April 17, 2010

HOMEOSTASIS QUO:

Weighing the Evidence on Exercise (GRETCHEN REYNOLDS, 4/12/10, NY Times Magazine)

[A]s many people have found after starting a new exercise regimen, working out can have a significant effect on appetite. The mechanisms that control appetite and energy balance in the human body are elegantly calibrated. “The body aims for homeostasis,” Braun says. It likes to remain at whatever weight it’s used to. So even small changes in energy balance can produce rapid changes in certain hormones associated with appetite, particularly acylated ghrelin, which is known to increase the desire for food, as well as insulin and leptin, hormones that affect how the body burns fuel.[...]

Thankfully there has lately been some more encouraging news about exercise and weight loss, including for women. In a study published late last month in The Journal of the American Medical Association, researchers from Harvard University looked at the weight-change histories of more than 34,000 participants in a women’s health study. The women began the study middle-aged (at an average of about 54 years) and were followed for 13 years. During that time, the women gained, on average, six pounds. Some packed on considerably more. But a small subset gained far less, coming close to maintaining the body size with which they started the study. Those were the women who reported exercising almost every day for an hour or so. The exercise involved was not strenuous. “It was the equivalent of brisk walking,” says I-Min Lee, a researcher at Harvard Medical School and Brigham and Women’s Hospital and the lead author of the study. But it was consistently engaged in over the years. “It wasn’t something the women started and stopped,” Lee says. “It was something they’d been doing for years.” The women who exercised also tended to have lower body weights to start with. All began the study with a body-mass index below 25, the high end of normal weight. “We didn’t look at this, but it’s probably safe to speculate that it’s easier and more pleasant to exercise if you’re not already heavy,” Lee says.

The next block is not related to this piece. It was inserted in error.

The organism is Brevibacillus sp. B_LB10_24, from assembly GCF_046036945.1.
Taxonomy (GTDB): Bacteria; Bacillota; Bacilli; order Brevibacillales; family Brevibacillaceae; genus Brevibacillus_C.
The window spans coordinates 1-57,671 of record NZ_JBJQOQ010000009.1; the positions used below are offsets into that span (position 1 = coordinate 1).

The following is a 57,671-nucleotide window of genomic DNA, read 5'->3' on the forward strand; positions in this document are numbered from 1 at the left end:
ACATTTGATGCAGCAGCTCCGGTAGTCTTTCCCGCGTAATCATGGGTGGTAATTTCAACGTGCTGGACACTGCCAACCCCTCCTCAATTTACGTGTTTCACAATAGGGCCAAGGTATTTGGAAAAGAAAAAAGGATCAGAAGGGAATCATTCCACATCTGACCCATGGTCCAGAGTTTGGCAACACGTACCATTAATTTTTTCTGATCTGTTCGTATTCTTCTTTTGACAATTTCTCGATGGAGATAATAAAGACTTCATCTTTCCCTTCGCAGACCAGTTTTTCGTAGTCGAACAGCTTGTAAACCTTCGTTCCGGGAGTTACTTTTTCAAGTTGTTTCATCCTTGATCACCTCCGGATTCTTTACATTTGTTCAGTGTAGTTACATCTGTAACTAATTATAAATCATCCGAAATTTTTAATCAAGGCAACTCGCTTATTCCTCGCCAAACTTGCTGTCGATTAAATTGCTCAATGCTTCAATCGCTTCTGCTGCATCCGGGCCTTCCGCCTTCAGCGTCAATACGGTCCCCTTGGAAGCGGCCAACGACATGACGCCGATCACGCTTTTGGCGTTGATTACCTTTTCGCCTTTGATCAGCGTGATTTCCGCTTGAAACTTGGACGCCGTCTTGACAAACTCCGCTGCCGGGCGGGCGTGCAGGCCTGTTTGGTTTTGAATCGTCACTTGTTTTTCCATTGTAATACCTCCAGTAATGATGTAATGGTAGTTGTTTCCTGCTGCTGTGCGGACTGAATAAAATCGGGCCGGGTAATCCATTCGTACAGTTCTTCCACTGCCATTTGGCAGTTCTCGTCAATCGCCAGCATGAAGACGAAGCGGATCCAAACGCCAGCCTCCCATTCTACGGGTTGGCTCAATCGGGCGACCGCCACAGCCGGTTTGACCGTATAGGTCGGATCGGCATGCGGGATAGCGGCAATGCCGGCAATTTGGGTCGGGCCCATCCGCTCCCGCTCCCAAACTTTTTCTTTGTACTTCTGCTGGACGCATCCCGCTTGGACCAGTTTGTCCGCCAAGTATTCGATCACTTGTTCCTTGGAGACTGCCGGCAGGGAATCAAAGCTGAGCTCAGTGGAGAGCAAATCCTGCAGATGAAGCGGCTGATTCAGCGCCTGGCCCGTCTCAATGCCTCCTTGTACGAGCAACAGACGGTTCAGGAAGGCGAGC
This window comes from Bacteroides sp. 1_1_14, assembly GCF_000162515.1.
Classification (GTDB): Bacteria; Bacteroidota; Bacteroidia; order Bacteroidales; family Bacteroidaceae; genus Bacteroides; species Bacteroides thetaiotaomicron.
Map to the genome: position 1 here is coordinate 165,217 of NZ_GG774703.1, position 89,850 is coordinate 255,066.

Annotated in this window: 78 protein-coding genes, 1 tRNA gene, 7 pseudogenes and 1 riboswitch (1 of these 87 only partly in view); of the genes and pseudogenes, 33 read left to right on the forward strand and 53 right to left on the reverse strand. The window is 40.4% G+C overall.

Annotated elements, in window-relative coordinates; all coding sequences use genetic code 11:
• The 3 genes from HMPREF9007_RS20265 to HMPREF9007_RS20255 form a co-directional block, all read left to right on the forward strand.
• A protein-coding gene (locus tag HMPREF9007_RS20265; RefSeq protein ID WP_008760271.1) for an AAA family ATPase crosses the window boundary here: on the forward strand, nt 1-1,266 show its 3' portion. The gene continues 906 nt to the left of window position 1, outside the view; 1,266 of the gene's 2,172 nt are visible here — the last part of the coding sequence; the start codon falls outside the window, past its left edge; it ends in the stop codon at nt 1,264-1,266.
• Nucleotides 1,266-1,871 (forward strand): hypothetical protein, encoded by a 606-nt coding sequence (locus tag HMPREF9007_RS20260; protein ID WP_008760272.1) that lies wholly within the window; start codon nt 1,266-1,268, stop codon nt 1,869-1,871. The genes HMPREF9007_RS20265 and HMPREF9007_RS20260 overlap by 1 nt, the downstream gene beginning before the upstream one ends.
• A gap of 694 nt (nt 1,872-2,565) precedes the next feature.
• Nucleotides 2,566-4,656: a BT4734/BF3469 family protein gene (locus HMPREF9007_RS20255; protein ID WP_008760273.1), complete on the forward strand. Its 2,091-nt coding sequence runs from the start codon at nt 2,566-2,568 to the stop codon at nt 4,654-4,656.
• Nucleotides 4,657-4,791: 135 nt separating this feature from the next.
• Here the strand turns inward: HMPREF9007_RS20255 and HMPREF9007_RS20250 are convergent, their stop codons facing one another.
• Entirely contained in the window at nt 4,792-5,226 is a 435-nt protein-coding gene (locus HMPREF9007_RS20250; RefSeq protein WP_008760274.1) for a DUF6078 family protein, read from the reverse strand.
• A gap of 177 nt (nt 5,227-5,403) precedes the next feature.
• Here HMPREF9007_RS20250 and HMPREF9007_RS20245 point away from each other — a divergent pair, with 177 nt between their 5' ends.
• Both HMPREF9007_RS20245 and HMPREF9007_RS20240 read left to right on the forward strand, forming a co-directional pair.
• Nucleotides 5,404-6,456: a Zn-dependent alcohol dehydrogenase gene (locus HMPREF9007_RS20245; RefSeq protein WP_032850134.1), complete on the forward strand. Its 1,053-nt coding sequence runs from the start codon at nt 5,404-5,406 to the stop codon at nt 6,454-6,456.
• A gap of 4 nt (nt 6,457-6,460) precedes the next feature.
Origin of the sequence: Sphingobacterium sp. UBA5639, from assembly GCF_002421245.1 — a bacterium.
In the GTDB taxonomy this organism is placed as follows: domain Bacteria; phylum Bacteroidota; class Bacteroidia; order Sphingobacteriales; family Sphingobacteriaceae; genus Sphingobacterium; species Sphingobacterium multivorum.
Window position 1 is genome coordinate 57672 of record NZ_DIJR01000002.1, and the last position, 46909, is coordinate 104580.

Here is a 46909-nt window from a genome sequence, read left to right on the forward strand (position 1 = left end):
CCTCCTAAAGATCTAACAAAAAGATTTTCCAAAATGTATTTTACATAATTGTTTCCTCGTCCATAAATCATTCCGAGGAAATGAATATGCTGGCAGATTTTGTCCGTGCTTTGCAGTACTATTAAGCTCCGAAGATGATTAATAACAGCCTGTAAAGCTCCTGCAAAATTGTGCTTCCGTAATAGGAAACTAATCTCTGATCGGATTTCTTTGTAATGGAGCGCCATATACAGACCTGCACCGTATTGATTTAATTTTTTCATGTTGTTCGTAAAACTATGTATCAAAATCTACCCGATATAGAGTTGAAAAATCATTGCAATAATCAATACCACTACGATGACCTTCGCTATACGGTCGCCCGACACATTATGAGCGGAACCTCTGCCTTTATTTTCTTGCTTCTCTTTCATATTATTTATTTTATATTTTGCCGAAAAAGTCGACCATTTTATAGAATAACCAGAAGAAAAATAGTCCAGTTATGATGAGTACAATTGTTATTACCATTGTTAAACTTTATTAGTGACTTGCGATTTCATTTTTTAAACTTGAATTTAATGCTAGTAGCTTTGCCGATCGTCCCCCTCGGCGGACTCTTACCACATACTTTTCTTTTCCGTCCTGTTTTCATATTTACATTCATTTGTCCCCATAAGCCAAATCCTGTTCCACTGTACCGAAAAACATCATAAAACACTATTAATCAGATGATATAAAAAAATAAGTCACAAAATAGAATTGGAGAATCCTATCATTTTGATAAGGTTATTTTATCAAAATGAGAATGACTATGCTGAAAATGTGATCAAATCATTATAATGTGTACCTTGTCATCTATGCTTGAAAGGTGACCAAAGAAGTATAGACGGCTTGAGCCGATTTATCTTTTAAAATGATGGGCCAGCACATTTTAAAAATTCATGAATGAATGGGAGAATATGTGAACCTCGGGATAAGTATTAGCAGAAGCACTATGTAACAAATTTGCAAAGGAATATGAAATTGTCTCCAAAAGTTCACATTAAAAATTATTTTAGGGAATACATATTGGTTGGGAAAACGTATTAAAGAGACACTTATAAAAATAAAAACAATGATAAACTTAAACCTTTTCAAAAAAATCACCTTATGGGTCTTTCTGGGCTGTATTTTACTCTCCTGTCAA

On the other hand, if you can somehow pry off the pounds, exercise may be the most important element in keeping the weight off. “When you look at the results in the National Weight Control Registry,” Braun says, “you see over and over that exercise is one constant among people who’ve maintained their weight loss.” About 90 percent of the people in the registry who have shed pounds and kept them at bay worked out, a result also seen in recent studies. In one representative experiment from last year, 97 healthy, slightly overweight women were put on an 800-calorie diet until they lost an average of about 27 pounds each. Some of the women were then assigned to a walking program, some were put on a weight-training regimen and others were assigned no exercise; all returned to their old eating habits. Those who stuck with either of the exercise programs regained less weight than those who didn’t exercise and, even more striking, did not regain weight around their middles. The women who didn’t exercise regained their weight and preferentially packed on these new pounds around their abdomens. It’s well known that abdominal fat is particularly unhealthful, contributing significantly to metabolic disruptions and heart disease.

Scientists are “not really sure yet” just how and why exercise is so important in maintaining weight loss in people, Braun says. But in animal experiments, exercise seems to remodel the metabolic pathways that determine how the body stores and utilizes food.

Posted by Orrin Judd at April 17, 2010 6:42 AM
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